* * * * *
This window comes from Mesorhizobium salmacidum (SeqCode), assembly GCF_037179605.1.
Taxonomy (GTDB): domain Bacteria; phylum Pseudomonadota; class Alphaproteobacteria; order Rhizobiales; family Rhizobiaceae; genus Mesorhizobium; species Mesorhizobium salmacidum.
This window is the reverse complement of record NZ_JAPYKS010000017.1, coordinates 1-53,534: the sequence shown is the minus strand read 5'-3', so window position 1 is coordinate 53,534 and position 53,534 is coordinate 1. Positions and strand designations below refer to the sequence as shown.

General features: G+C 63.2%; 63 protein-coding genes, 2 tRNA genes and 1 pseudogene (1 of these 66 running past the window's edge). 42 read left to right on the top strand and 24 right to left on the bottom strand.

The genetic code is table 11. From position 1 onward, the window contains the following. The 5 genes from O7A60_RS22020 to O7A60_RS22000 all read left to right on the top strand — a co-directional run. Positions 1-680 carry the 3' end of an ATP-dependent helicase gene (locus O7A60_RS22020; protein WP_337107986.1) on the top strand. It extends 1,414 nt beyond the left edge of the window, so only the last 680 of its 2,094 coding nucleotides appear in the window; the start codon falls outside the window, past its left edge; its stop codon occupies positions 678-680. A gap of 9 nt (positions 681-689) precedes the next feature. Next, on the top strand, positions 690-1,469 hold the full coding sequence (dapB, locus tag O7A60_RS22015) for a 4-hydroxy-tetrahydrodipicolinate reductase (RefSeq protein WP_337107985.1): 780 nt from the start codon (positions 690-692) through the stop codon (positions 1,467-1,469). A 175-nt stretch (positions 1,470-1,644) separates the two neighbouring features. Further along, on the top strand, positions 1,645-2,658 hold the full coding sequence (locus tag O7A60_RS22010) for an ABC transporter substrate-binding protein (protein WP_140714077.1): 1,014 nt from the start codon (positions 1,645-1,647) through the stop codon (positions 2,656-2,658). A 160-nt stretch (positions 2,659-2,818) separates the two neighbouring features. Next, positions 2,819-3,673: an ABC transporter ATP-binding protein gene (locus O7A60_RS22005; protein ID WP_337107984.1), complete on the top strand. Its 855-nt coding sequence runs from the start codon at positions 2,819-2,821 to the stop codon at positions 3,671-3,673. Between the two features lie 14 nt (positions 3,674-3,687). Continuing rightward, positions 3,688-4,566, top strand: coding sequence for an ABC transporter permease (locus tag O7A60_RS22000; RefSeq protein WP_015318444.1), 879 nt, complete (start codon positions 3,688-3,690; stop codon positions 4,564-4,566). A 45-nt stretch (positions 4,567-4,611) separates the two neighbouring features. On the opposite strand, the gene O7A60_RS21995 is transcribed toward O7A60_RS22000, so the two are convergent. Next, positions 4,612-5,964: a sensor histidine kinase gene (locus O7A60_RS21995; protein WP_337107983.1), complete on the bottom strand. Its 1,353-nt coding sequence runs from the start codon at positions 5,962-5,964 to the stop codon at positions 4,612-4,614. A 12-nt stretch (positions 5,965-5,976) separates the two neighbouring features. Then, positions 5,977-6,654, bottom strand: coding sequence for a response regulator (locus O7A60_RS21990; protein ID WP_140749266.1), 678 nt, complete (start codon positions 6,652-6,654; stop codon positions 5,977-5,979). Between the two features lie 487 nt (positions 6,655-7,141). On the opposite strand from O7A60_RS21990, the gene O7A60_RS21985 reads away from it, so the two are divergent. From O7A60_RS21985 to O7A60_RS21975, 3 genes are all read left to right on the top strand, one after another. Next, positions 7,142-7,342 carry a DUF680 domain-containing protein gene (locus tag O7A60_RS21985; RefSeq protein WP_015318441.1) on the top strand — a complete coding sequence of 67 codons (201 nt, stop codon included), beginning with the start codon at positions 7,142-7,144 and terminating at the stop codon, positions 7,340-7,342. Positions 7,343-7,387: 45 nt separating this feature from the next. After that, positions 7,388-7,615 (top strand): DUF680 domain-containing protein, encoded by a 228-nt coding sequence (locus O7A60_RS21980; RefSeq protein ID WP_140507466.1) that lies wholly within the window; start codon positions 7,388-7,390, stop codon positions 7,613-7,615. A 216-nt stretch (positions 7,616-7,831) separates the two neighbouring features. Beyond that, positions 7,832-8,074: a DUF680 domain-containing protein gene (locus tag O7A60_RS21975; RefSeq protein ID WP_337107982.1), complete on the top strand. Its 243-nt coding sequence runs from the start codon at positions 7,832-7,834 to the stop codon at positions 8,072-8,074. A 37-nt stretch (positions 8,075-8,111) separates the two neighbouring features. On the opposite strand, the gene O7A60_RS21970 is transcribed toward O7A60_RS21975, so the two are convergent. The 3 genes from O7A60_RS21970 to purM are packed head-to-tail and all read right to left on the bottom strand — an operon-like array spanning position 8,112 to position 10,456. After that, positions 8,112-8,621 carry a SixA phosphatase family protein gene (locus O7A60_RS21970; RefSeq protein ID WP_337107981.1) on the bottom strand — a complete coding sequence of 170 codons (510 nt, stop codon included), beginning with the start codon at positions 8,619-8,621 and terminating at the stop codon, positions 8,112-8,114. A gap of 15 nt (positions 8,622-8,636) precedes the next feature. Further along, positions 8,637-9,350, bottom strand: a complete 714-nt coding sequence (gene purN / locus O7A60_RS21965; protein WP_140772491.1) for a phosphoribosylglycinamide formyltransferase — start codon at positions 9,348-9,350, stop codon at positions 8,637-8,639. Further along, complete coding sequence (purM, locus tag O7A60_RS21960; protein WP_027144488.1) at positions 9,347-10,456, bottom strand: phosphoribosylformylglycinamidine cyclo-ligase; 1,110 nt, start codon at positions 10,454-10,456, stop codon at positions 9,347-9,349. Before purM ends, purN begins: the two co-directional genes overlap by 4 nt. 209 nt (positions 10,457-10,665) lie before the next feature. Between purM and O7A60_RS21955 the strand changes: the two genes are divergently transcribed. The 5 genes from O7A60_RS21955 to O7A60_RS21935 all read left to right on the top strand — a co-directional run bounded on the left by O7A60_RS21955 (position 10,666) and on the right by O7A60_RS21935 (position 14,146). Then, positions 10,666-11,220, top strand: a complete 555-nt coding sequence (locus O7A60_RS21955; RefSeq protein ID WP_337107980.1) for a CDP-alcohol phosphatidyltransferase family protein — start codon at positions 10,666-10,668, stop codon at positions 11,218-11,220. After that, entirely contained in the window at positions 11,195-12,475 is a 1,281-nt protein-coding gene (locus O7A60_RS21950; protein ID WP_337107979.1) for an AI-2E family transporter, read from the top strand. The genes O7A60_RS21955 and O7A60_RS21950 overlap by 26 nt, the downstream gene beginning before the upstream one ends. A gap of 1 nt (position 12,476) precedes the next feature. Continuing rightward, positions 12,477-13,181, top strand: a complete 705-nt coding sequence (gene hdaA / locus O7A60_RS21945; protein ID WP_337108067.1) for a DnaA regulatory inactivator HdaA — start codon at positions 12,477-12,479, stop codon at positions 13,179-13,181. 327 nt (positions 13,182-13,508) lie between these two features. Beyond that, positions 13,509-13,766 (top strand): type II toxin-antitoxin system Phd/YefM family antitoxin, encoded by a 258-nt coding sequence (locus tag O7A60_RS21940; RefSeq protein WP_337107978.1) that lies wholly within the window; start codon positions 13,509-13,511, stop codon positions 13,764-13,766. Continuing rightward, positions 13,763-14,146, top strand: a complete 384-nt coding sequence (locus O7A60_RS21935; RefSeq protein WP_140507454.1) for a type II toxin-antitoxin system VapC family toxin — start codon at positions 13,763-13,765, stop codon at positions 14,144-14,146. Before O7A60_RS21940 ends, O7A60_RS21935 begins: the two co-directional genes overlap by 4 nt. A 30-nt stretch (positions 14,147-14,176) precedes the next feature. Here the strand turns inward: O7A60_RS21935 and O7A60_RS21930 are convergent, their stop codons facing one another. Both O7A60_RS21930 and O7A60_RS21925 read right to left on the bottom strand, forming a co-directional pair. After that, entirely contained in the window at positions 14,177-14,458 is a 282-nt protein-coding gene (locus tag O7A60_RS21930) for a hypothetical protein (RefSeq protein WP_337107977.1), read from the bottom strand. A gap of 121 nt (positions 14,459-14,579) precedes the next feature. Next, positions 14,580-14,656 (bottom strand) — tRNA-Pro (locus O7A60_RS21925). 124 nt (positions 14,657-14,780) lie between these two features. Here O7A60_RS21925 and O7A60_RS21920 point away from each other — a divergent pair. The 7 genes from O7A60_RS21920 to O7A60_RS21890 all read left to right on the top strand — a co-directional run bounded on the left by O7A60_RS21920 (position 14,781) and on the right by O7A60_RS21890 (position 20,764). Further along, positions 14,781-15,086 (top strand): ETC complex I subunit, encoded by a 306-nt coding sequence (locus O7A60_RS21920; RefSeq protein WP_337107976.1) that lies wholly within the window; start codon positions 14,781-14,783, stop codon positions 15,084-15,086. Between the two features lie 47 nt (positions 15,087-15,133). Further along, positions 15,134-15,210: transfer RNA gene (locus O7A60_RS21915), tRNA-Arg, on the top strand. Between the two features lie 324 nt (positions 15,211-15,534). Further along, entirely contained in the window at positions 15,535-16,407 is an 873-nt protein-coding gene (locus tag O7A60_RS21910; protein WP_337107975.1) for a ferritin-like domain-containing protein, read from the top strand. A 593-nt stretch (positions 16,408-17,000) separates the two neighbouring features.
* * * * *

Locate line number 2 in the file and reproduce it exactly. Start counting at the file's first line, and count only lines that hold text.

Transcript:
Taxonomy (GTDB): domain Bacteria; phylum Pseudomonadota; class Alphaproteobacteria; order Rhizobiales; family Rhizobiaceae; genus Mesorhizobium; species Mesorhizobium salmacidum.